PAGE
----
The Boston Religion


Unitarianism In Its Capital City

by Peter Richardson

THE BOSTON RELIGION is an indispensable guide to Unitarian Universalist history in and around the city. No UU resident of the region or visitor to Boston should fail to consult it. Peter Richardson has provided a treasure trove, a scavenger hunt of fascinating stories. Discover the many lost and forgotten Boston UU churches, including those that moved and those that passed to other religious movements or uses. You will be richly rewarded!

John Buehrens,
Author, Universalists and Unitarians in America:
              A People’s History;
UUA President, 1993-2001.

Theodore Parker was minister to the Twenty-eighth Congregational Society (Unitarian) in Boston in the 1840's.   Today there are six or perhaps seven Unitarian Universalist Churches in the city.  What happened?  Peter Richardson's book, The Boston Religion tells us and gives us pictures of all of them - mostly imposing architect designed structures designed to seat many hundreds.  This volume is indispensable for anyone interested in Unitarian history, academic, lay or clergy.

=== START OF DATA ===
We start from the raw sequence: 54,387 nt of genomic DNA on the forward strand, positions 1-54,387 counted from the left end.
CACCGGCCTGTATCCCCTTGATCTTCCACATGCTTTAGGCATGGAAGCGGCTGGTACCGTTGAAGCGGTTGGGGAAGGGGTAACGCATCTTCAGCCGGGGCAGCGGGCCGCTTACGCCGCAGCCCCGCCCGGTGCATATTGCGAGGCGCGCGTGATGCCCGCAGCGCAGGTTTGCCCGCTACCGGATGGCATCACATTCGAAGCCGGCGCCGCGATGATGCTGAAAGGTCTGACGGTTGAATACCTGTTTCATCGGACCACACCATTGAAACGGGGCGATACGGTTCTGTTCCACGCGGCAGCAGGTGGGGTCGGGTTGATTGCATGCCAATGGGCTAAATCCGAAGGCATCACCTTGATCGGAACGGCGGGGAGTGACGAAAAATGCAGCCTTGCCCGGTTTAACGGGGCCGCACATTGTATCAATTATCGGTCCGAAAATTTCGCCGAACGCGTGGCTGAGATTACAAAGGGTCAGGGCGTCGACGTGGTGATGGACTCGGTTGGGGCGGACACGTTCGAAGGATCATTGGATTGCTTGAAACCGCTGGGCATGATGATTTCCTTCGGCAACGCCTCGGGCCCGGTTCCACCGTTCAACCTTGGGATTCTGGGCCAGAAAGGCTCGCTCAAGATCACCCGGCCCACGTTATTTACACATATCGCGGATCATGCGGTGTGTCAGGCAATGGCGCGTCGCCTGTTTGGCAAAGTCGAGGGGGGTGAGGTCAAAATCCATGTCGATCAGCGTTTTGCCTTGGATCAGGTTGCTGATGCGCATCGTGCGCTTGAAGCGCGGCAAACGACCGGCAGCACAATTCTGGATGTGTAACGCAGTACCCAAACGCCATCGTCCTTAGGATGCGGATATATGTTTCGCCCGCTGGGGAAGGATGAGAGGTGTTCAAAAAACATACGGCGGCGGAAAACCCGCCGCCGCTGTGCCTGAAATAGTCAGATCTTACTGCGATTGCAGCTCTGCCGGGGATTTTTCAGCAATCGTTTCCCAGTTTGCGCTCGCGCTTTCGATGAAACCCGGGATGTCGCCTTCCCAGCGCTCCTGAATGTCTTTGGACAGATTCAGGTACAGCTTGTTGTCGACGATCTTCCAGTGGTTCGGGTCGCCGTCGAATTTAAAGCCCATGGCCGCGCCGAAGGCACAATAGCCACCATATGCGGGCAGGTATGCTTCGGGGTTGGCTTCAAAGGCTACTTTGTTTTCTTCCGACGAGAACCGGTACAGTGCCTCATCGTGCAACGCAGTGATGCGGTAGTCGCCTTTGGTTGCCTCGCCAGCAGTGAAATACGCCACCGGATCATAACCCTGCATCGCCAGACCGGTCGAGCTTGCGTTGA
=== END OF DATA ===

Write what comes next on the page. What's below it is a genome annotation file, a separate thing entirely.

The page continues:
Alan G Deale, minister emeritus,
First Unitarian Church, Portland OR.

The Boston Religion describes the origin, institutional history, and decline of the 75 Unitarian congregations established in the City of Boston 1630-2003.  Of these, only nine exist today as independent religious societies.  The segments on the Arlington Street Church (1729) and the Charles Street Meeting House (1949) are notable, as is the author's quo vadis that completes the book. 
—David B. Parke,
Jamaica Plain, MA


Hollis St

Hollis Street Church, 1787,
Second Meeting House

New South Church

New South Church, 1814, porch
Second Meeting House